The UK government has placed extra restrictions on non-EU students staying in the UK after finishing their studies and there are reports that the home secretary, Theresa May, plans to restrict student migration even further. The restrictions have been adopted as part of the UK government’s attempt to reduce annual net migration – the difference between the number of people coming into and leaving the UK – to fewer than 100,000.
Students who arrive or leave the UK for more than 12 months are counted as migrants in official net migration statistics in the same way as those who come and go for other reasons. Unsurprisingly, there has been significant opposition to students being included in the migration target from universities, further education institutions and public figures.
In light of potential new restrictions on student migration, with leaked proposals suggesting students may need to show more evidence of financial savings when they arrive, it’s worth evaluating the recent trends in student migration to the UK.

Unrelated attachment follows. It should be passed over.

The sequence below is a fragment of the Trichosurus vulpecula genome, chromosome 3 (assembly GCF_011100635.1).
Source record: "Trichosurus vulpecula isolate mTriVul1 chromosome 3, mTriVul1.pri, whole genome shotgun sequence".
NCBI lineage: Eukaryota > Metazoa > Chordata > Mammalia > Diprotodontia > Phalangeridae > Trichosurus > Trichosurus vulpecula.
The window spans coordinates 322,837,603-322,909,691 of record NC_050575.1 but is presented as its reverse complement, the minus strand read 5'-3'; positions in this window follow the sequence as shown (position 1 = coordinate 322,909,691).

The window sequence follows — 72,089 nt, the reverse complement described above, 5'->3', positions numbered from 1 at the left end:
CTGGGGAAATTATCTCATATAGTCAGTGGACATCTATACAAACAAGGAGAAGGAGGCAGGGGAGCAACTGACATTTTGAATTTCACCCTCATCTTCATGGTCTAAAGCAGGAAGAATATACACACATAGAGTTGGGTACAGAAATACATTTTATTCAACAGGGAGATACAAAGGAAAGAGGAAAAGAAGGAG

There are two key questions: is there evidence of a recent downward trend in international student numbers, particularly non-EU students? And are non-EU students “temporary” migrants or do they tend to stay in the UK and add to the overall population?
How many students come and go
The sources diverge as to the actual number of students arriving, but are consistent in two findings: student migration comprises a significant share of international migration to the UK, and it has declined since 2009.
In 2014, there were 200,000 study-related visas granted to main applicants, according to the Home Office. This is a slight increase (+0.4%) compared to 2013, but lower than the peak of 273,000 in 2009. The IPS data suggests a similar trend, as the graph below shows.